The Brandeis University community abhors the actions that took place on the Al-Quds University campus and condemns all acts that incite or encourage senseless violence.

We have been told that the events of November 5 at Al-Quds University were led from people outside the university and this was an unauthorized demonstration. The administration of Al-Quds University assures us that threat of violence implied by the demonstration are not acceptable on their campus and the University administration is conducting a full investigation.

I know that you share my outrage that demonstrations of this nature occur in any part of the world and particularly on a university campus, where they have no place whatsoever.

Confronting Higher Education’s Big Issues: Sexual Assault and Domestic Violence

From time to time, I will be addressing some of higher education’s big issues on this blog. Today, my choice of issue is the result of significant events at Brandeis. Six weeks into our fall semester, Brandeis has marked two milestones in our efforts to recognize, discuss and address the issue of sexual and domestic violence in the higher education setting.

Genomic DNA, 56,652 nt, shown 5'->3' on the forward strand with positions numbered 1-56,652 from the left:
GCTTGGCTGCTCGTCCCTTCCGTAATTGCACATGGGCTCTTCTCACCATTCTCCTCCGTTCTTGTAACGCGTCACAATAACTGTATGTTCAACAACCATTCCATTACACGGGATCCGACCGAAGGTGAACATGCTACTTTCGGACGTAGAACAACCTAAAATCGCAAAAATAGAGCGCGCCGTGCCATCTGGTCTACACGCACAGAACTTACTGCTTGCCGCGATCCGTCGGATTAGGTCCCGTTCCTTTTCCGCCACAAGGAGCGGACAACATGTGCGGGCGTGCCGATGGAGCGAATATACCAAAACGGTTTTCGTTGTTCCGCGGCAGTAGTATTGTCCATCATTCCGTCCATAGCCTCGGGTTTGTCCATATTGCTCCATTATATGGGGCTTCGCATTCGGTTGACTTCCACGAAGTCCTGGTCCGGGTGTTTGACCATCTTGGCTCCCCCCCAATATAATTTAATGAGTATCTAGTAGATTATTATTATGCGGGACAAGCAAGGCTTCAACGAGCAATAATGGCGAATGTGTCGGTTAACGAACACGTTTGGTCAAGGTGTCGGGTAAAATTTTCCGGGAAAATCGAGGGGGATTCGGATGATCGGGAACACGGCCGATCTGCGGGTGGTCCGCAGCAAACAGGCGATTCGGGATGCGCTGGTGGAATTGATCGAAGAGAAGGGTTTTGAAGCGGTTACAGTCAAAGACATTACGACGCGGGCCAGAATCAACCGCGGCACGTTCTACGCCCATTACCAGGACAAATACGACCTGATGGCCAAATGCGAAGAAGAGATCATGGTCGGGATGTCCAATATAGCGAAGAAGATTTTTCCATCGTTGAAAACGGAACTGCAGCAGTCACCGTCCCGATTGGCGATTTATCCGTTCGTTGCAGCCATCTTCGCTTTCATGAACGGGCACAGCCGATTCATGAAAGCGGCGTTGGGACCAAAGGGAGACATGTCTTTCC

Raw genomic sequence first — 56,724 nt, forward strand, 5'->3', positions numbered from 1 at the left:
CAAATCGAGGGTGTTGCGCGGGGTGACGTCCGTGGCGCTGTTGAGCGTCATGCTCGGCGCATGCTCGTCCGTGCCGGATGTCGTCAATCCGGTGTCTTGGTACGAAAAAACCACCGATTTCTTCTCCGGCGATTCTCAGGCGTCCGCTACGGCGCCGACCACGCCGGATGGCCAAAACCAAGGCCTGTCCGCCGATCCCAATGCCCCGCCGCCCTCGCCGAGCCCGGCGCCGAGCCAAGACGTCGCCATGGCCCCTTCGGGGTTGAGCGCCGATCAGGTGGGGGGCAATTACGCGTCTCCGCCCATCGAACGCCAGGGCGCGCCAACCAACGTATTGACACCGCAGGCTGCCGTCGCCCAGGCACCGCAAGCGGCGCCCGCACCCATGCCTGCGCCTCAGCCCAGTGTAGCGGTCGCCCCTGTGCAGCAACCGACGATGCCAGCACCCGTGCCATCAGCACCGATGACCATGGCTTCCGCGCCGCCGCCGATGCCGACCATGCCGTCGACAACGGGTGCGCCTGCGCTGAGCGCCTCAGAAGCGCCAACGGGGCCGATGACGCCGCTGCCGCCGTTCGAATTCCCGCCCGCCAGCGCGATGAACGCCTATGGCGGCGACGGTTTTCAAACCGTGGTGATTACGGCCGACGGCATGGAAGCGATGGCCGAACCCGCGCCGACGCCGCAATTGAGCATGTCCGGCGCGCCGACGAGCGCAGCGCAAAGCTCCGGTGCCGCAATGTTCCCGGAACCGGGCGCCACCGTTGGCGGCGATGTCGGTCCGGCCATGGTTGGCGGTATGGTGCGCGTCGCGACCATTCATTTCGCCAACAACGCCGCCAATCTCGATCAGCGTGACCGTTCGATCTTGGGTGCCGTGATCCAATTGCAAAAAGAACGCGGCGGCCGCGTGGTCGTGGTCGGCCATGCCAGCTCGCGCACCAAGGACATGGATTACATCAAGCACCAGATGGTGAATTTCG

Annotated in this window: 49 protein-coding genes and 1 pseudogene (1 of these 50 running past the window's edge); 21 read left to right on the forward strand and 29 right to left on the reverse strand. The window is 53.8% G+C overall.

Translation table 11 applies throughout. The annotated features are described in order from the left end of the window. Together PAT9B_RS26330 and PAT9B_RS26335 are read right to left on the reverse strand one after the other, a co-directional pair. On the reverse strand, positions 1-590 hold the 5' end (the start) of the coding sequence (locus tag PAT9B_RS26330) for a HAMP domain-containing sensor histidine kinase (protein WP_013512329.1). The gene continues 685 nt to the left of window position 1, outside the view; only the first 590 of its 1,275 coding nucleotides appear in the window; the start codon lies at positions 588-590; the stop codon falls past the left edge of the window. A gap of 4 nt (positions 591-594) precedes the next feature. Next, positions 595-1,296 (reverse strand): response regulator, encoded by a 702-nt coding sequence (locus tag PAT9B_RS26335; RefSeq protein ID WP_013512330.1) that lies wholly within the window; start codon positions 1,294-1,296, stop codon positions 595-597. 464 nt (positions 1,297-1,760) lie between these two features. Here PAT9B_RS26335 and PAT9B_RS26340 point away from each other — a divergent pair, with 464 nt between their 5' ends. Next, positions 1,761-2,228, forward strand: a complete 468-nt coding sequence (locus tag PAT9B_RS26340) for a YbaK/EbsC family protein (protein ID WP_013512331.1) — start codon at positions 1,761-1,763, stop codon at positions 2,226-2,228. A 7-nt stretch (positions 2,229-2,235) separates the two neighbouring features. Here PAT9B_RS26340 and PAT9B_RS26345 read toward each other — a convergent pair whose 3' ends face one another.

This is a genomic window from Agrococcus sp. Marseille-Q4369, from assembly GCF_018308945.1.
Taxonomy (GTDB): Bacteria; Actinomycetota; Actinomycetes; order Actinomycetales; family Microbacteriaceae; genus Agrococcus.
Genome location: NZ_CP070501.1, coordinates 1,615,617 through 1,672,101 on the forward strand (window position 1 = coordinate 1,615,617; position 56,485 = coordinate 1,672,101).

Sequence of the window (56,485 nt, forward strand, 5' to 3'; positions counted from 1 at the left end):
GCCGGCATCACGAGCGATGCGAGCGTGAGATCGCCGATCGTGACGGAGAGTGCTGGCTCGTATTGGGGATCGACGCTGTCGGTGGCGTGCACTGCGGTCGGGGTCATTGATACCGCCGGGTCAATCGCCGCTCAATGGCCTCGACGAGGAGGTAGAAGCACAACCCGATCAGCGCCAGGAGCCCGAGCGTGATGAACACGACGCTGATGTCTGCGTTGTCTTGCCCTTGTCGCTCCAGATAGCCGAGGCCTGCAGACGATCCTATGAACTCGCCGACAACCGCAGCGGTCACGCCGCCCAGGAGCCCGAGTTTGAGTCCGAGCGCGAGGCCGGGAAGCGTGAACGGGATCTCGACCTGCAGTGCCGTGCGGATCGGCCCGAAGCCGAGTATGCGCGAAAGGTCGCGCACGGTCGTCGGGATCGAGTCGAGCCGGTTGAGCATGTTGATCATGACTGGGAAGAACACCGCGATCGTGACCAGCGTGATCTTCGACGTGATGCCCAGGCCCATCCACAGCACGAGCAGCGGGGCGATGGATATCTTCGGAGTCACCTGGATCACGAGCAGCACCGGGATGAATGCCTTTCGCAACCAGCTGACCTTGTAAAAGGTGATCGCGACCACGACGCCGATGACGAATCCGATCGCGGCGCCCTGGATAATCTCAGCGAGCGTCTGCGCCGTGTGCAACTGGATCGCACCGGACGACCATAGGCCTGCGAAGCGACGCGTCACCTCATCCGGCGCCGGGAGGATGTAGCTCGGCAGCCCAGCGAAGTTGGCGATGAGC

Sadly, no institution, no matter how much we love and trust our community, is immune from the stain of sexual violence. We are all challenged by a pervasive culture that often can embolden those who would do harm to others, and can undermine the right of our students to feel safe on our campus. Brandeis should, must, and will be a leader in changing this culture.